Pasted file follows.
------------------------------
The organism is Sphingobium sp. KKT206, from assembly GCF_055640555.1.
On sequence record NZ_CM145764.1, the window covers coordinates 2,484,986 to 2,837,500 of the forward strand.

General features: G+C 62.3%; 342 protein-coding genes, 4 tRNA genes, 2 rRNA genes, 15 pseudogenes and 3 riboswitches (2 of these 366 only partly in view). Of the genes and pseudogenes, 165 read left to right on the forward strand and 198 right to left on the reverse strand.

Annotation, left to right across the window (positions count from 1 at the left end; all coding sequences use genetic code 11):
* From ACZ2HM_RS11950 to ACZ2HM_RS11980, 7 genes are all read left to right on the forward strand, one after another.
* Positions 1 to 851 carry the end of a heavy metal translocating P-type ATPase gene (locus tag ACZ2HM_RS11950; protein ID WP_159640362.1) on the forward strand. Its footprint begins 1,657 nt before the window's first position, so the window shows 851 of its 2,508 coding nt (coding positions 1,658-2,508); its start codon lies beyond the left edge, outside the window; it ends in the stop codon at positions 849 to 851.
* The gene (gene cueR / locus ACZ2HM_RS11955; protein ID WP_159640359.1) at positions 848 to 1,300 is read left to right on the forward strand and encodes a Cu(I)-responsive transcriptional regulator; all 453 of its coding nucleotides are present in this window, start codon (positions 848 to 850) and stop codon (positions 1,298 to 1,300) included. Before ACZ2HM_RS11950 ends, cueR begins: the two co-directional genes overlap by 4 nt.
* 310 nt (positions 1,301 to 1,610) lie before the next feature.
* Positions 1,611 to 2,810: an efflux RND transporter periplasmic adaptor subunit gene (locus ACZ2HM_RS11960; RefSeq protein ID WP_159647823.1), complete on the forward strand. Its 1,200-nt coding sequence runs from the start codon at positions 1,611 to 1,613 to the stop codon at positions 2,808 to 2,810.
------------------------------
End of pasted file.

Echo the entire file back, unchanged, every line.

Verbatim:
The organism is Sphingobium sp. KKT206, from assembly GCF_055640555.1.
On sequence record NZ_CM145764.1, the window covers coordinates 2,484,986 to 2,837,500 of the forward strand.

General features: G+C 62.3%; 342 protein-coding genes, 4 tRNA genes, 2 rRNA genes, 15 pseudogenes and 3 riboswitches (2 of these 366 only partly in view). Of the genes and pseudogenes, 165 read left to right on the forward strand and 198 right to left on the reverse strand.

Annotation, left to right across the window (positions count from 1 at the left end; all coding sequences use genetic code 11):
* From ACZ2HM_RS11950 to ACZ2HM_RS11980, 7 genes are all read left to right on the forward strand, one after another.
* Positions 1 to 851 carry the end of a heavy metal translocating P-type ATPase gene (locus tag ACZ2HM_RS11950; protein ID WP_159640362.1) on the forward strand. Its footprint begins 1,657 nt before the window's first position, so the window shows 851 of its 2,508 coding nt (coding positions 1,658-2,508); its start codon lies beyond the left edge, outside the window; it ends in the stop codon at positions 849 to 851.
* The gene (gene cueR / locus ACZ2HM_RS11955; protein ID WP_159640359.1) at positions 848 to 1,300 is read left to right on the forward strand and encodes a Cu(I)-responsive transcriptional regulator; all 453 of its coding nucleotides are present in this window, start codon (positions 848 to 850) and stop codon (positions 1,298 to 1,300) included. Before ACZ2HM_RS11950 ends, cueR begins: the two co-directional genes overlap by 4 nt.
* 310 nt (positions 1,301 to 1,610) lie before the next feature.
* Positions 1,611 to 2,810: an efflux RND transporter periplasmic adaptor subunit gene (locus ACZ2HM_RS11960; RefSeq protein ID WP_159647823.1), complete on the forward strand. Its 1,200-nt coding sequence runs from the start codon at positions 1,611 to 1,613 to the stop codon at positions 2,808 to 2,810.